You can earn additional entries by subscribing to our weekly newsletter, subscribing to our YouTube channel, following us on Twitter, or visiting the MacRumors Facebook page. Due to the complexities of international laws regarding giveaways, only U.S. residents who are 18 years of age or older are eligible to enter.
a Rafflecopter giveawayhttp://widget-prime.rafflecopter.com/launch.jsThe contest will run from today (October 2) at 12:15 p.m. Pacific Time through 12:15 p.m. Pacific Time on October 9. The winner will be chosen randomly on October 9 and will be contacted by email. The winner has 48 hours to respond and provide a shipping address before a new winner is chosen. The prize will be shipped to the winner for free.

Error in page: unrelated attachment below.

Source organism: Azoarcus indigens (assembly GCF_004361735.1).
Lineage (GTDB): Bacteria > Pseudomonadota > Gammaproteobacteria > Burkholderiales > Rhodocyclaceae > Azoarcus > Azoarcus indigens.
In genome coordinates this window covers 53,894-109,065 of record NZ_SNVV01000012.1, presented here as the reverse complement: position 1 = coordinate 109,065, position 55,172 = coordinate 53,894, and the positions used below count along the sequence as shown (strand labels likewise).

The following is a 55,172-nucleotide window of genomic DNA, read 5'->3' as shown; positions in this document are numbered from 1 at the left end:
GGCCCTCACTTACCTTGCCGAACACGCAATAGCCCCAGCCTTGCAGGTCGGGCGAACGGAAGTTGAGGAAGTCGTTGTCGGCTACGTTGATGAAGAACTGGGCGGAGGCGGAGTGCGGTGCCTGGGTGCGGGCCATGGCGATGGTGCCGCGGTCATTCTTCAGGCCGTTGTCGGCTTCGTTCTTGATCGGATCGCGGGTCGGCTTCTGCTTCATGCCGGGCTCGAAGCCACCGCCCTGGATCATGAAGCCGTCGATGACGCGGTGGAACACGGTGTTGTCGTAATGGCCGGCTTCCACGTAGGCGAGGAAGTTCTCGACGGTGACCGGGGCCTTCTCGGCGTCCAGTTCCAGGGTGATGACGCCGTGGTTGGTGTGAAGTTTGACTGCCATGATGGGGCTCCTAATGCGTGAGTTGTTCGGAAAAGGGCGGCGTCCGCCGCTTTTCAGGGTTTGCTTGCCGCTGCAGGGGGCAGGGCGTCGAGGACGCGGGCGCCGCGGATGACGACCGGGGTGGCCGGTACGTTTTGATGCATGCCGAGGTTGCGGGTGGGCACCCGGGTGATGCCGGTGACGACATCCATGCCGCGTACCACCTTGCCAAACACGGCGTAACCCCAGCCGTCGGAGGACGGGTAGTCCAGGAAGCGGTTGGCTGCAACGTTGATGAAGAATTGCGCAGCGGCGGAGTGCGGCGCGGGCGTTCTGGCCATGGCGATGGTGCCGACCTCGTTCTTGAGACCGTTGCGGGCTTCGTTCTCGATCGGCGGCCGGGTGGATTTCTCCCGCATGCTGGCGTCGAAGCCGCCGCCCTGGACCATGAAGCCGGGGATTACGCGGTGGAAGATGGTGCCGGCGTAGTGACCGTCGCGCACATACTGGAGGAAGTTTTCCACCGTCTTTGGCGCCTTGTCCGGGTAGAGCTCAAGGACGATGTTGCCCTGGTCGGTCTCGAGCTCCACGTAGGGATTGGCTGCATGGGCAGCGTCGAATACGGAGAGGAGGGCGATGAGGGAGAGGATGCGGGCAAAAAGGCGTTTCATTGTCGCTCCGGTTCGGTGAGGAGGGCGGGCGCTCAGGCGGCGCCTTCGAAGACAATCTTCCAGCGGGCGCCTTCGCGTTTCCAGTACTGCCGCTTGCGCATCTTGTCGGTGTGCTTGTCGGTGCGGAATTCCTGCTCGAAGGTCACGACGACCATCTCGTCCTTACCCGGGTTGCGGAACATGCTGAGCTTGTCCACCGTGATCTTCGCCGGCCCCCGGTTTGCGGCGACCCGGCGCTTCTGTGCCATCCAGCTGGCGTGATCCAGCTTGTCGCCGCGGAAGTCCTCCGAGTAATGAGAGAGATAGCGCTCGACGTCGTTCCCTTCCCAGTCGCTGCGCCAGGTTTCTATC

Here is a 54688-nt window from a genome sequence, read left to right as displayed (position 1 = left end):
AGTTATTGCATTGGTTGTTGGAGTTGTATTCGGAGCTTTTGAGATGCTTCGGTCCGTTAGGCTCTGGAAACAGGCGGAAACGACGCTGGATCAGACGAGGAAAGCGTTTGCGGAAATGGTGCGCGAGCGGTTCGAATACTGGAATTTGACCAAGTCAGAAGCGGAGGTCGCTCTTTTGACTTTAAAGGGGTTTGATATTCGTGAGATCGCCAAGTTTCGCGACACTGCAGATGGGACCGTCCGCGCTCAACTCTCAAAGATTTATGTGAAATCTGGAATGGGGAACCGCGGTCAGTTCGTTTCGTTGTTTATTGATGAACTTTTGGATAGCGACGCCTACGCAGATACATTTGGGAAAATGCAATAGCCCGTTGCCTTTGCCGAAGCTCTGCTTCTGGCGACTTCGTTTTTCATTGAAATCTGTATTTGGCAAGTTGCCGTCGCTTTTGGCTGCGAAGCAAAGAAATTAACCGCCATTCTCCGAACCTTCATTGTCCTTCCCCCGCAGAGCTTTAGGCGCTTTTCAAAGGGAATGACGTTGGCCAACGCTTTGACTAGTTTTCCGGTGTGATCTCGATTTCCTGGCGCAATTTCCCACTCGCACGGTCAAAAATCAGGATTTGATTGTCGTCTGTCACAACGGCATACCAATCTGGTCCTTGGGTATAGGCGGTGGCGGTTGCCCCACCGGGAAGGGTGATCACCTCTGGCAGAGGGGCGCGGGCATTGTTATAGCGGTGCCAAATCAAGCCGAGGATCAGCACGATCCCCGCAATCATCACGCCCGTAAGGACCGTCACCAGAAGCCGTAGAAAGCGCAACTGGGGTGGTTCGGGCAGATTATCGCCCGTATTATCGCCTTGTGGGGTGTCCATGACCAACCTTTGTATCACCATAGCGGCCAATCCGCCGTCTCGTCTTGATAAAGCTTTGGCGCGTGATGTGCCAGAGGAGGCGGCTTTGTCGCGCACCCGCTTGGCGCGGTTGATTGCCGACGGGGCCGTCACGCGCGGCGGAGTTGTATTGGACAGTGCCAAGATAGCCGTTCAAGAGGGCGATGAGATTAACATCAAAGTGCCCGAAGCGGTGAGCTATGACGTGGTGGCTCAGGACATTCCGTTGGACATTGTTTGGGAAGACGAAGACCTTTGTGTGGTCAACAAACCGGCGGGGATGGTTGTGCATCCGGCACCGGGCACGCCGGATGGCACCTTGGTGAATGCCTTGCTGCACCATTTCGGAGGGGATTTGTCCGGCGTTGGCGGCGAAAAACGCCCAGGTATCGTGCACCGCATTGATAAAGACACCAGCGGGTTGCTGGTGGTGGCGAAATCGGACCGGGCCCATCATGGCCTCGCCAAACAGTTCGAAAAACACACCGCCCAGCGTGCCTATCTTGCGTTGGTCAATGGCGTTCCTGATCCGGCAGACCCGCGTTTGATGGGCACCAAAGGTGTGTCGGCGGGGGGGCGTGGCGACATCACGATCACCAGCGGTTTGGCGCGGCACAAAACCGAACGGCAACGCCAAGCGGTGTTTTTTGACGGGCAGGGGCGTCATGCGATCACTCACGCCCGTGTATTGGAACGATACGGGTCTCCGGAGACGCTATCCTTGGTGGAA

Leave it up to Apple to downplay a surprisingly useful engineering feat: A water-resistant iPhone. It turns out the iPhone 6s and 6s Plus sport a combination of new technology that makes them far more resistant to liquid damage than past iPhones, iFixit reports. Apple packed in a new gasket around the sides of the phone, and it incased every cable connector on the phone’s logic board with a waterproofing material. Given that the logic board that includes most of the iPhone’s sensitive electronics and is the most prone to water damage, Apple’s solution is particularly clever. Most other water-resistant phones focus on protecting external ports, rather than internal electronics. While it’s far from being truly waterproof, there are plenty of videos online showing iPhone 6s models surviving water dunks. The truly strange thing is Apple has never mentioned the feature — unlike Samsung and Sony, both of which championed water resistance as key features of some recent phones (though Samsung gave up on it for the Galaxy S6, and Sony is backtracking on its claims).